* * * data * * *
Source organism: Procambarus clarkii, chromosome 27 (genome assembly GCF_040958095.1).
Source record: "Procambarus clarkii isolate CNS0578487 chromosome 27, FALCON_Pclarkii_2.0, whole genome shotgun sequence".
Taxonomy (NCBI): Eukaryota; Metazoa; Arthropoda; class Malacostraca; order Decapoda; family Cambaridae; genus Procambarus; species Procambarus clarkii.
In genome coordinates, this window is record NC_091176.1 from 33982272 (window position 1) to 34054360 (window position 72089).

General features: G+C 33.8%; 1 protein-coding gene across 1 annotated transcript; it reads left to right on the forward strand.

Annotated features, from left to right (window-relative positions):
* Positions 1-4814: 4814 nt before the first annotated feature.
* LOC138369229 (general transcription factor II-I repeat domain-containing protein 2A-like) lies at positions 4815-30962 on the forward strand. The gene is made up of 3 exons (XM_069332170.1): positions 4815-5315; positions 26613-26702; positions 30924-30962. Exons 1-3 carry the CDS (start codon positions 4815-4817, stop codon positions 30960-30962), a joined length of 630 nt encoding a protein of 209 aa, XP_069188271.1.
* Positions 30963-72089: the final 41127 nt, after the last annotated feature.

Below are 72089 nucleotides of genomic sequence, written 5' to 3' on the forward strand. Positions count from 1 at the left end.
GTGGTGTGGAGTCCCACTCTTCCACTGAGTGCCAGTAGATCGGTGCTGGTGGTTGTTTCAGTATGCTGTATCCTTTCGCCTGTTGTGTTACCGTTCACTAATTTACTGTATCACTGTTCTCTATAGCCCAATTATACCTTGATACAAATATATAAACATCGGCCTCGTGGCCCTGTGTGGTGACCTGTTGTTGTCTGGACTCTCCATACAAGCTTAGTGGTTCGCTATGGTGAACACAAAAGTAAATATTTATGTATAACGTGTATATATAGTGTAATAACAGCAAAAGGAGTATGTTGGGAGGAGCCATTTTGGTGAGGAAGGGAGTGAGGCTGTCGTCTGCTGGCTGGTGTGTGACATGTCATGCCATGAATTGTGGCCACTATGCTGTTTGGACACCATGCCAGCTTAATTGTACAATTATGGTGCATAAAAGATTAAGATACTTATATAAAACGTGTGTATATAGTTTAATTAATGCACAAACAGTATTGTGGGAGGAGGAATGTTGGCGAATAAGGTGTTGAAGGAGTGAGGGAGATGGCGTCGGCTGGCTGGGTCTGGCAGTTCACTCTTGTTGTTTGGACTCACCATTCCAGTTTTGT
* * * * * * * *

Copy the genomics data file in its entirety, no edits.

Source organism: Procambarus clarkii, chromosome 27 (genome assembly GCF_040958095.1).
Source record: "Procambarus clarkii isolate CNS0578487 chromosome 27, FALCON_Pclarkii_2.0, whole genome shotgun sequence".
Taxonomy (NCBI): Eukaryota; Metazoa; Arthropoda; class Malacostraca; order Decapoda; family Cambaridae; genus Procambarus; species Procambarus clarkii.
In genome coordinates, this window is record NC_091176.1 from 33982272 (window position 1) to 34054360 (window position 72089).

General features: G+C 33.8%; 1 protein-coding gene across 1 annotated transcript; it reads left to right on the forward strand.

Annotated features, from left to right (window-relative positions):
* Positions 1-4814: 4814 nt before the first annotated feature.
* LOC138369229 (general transcription factor II-I repeat domain-containing protein 2A-like) lies at positions 4815-30962 on the forward strand. The gene is made up of 3 exons (XM_069332170.1): positions 4815-5315; positions 26613-26702; positions 30924-30962. Exons 1-3 carry the CDS (start codon positions 4815-4817, stop codon positions 30960-30962), a joined length of 630 nt encoding a protein of 209 aa, XP_069188271.1.
* Positions 30963-72089: the final 41127 nt, after the last annotated feature.

Below are 72089 nucleotides of genomic sequence, written 5' to 3' on the forward strand. Positions count from 1 at the left end.
GTGGTGTGGAGTCCCACTCTTCCACTGAGTGCCAGTAGATCGGTGCTGGTGGTTGTTTCAGTATGCTGTATCCTTTCGCCTGTTGTGTTACCGTTCACTAATTTACTGTATCACTGTTCTCTATAGCCCAATTATACCTTGATACAAATATATAAACATCGGCCTCGTGGCCCTGTGTGGTGACCTGTTGTTGTCTGGACTCTCCATACAAGCTTAGTGGTTCGCTATGGTGAACACAAAAGTAAATATTTATGTATAACGTGTATATATAGTGTAATAACAGCAAAAGGAGTATGTTGGGAGGAGCCATTTTGGTGAGGAAGGGAGTGAGGCTGTCGTCTGCTGGCTGGTGTGTGACATGTCATGCCATGAATTGTGGCCACTATGCTGTTTGGACACCATGCCAGCTTAATTGTACAATTATGGTGCATAAAAGATTAAGATACTTATATAAAACGTGTGTATATAGTTTAATTAATGCACAAACAGTATTGTGGGAGGAGGAATGTTGGCGAATAAGGTGTTGAAGGAGTGAGGGAGATGGCGTCGGCTGGCTGGGTCTGGCAGTTCACTCTTGTTGTTTGGACTCACCATTCCAGTTTTGT